Home » News » Politics » Town Meetings
Proposed school budget hits $21 million in Litchfield
The budget committee is recommending an operating budget of nearly $21 million for the fiscal year 2013-2014. If approved, it represents an increase of less than 1.19 percent over the current operating budget, according to Business Administrator Steve Martin.
Superintendent Brian Cochrane focused on four main objectives when developing his recommended budget, including special education, technology, common core standards and building and grounds. Cochrane recommended an increase of more than $800,000. However, Martin stressed Monday that the budget committee ultimately cut more than $500,000 in cuts from the original proposed budget.
"Budget increases outside of the district's control, including the New Hampshire Retirement System's rate increase of $229,591, the transportation contracted rate increase of $29,538 and the budgeted health insurance rate increase of $19,441 were all absorbed by reductions throughout the budget," says a memo written by Martin.
The proposed budget also includes the hiring of several additional special education teachers and paraprofessionals needed to meet individual education plan requirements in 2014, he said.
The school district is anticipating a reduction of about $811,000 in revenue next year, the major contributor being a decrease in the state education adequacy grant, according to the memo.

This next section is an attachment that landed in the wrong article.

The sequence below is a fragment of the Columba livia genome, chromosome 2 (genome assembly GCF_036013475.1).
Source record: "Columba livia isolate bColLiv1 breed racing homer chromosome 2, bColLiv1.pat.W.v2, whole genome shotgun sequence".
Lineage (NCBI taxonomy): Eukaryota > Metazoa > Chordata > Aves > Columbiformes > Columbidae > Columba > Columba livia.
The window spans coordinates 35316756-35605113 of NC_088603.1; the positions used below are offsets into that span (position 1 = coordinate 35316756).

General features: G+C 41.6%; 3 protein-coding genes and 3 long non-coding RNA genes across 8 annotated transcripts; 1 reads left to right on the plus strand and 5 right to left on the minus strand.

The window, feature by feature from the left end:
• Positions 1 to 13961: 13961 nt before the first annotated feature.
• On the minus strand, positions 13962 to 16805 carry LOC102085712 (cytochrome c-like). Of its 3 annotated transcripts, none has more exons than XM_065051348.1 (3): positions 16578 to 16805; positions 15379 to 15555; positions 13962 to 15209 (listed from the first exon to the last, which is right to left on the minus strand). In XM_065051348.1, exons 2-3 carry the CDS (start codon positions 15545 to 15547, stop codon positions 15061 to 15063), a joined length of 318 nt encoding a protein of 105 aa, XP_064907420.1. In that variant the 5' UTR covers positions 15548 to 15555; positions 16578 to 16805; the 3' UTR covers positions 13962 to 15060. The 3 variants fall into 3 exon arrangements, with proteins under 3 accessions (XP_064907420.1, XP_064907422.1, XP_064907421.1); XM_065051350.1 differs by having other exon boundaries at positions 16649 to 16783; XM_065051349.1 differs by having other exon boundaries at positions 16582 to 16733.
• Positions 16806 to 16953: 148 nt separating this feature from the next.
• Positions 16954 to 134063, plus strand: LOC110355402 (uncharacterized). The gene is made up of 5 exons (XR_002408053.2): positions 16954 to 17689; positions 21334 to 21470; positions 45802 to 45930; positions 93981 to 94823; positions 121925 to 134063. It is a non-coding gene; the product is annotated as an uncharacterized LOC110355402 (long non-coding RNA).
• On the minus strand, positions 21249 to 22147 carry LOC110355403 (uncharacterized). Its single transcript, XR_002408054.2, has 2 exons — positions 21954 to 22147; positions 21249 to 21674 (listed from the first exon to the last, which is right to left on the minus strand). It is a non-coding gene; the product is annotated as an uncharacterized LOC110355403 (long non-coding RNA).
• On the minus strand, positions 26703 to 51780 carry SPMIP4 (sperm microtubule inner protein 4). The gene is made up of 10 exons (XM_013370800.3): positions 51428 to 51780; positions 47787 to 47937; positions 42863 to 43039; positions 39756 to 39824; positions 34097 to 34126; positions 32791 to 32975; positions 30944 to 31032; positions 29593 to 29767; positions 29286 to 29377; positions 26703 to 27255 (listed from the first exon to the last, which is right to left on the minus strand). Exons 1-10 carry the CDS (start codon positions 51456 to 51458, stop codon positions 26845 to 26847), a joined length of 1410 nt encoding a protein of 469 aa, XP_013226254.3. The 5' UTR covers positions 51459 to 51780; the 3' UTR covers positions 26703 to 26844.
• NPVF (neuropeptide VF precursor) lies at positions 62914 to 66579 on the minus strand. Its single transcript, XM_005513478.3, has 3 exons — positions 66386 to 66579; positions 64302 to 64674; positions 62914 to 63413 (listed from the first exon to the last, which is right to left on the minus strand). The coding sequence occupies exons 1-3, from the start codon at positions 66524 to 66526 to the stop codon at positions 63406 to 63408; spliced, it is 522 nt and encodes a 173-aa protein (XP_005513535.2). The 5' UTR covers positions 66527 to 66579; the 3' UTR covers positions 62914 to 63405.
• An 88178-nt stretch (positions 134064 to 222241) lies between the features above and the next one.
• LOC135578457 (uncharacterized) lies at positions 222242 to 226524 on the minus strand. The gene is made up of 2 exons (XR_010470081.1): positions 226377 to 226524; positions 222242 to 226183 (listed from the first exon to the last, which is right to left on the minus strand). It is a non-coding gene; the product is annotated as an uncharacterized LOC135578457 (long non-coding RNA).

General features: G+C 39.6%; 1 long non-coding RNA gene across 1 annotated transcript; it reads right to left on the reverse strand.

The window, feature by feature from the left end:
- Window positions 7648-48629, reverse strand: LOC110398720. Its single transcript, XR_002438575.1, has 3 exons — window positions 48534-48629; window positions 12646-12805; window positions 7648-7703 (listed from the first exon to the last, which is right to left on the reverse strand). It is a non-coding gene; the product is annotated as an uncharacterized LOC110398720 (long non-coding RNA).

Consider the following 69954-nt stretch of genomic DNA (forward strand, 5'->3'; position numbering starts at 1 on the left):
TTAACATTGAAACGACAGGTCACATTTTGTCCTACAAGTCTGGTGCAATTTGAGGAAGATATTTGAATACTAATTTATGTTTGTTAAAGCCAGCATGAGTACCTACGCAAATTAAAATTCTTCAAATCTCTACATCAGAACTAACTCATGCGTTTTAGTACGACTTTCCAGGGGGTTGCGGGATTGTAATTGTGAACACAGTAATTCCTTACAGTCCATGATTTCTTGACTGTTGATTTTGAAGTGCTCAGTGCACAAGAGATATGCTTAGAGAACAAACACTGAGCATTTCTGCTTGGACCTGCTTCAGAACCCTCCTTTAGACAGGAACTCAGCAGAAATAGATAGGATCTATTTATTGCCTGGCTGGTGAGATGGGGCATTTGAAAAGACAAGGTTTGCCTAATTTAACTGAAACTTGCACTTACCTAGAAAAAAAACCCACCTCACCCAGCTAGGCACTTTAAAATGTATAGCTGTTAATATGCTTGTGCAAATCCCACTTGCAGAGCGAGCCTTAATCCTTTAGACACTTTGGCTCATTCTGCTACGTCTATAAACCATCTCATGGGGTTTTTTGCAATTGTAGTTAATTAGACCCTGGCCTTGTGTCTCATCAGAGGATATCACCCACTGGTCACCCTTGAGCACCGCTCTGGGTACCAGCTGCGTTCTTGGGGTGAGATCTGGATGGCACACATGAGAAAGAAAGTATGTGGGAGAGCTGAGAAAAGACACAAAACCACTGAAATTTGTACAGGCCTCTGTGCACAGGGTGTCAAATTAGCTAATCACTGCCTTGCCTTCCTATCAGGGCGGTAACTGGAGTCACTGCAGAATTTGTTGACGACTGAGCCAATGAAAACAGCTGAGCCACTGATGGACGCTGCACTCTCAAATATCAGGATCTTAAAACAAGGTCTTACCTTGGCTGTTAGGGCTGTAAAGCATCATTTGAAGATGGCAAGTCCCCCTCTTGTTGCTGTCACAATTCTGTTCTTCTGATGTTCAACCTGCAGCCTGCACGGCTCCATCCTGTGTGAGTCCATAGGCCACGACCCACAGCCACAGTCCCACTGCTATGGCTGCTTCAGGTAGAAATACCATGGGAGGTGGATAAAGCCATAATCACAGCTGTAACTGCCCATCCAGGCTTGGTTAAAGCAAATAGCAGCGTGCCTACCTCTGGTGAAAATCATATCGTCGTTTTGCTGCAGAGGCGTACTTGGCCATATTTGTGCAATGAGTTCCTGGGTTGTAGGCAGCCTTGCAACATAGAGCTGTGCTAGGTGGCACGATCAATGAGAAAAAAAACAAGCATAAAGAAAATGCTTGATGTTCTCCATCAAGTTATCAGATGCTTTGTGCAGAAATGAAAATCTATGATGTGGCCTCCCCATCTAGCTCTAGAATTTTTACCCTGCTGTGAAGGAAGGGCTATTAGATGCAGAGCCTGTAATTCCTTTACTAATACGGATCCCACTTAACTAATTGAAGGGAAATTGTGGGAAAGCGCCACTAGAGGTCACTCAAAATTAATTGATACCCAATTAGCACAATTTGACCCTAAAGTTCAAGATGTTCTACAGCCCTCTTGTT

If the budget is approved by voters at the polls next month, the school portion of the tax rate will increase from $12.79 to $14.12 per $1,000 of assessed valuation.
If adopted, school property taxes (local and state) would be about $5,277 for a home assessed at $320,000, which is up about $430 from the current rate. A home assessed at $240,000 would see an increase from $3,636 to $3,958, or a $322 hike.
Voters are also being asked to support $110,000 for salary increases associated with a two-year collective bargaining agreement reached between the Litchfield School District and the Litchfield Education Association. A separate warrant article will ask voters to authorize the retention of year-end unassigned general funds for the purpose of emergency expenditures, or to reduce the tax rate - up to 2.5 percent of the fiscal year's net assessment.
On Wednesday, residents will have the opportunity to amend all of the warrant articles before they are placed on the ballot for the March 12 election. Wednesday's deliberative session will begin at 7 p.m. at Campbell High School, 1 Highlander Court.
READER COMMENTS: 0
- Slandering police: Racism in reverse - 27
- A mom's bail: Getting it right - 0
- Clooney gets it: Sony attack was not a 'crime' - 12
- Proof of Santa here: Hooksett's Dick Marshall, for one - 0
- Christmas spirit: Do you have more than a homeless man? - 1
- The Sony hack: Kim's judgment of Obama - 47
- Obama gets smoked: Castros celebrate in Havana - 38
- On naming the victim: It is Kibby's story now - 0
- After Newtown: A gun rights revival - 39
READER COMMENTS: 0
- Pinkerton community excited about relationship with Google - 0
- OKC outguns Bonner, Spurs - 0
- Schaller sent back to minors - 0
- Mount Sunapee plan opponents want more hearings - 0
- Former Colonial Theatre finance director indicted - 0
- Circut Court Judge refuses to recuse himself from hearings - 0
- Pipeline push gets a second wind - 0
- Newbies welcome on NH slopes - 0
- Troy welfare officer indicted for misusing town’s money - 0
Murder suspect fit for trial?
'Interview' buzz spreads to NH
Pipeline push gets a second wind
Schaller sent back to minors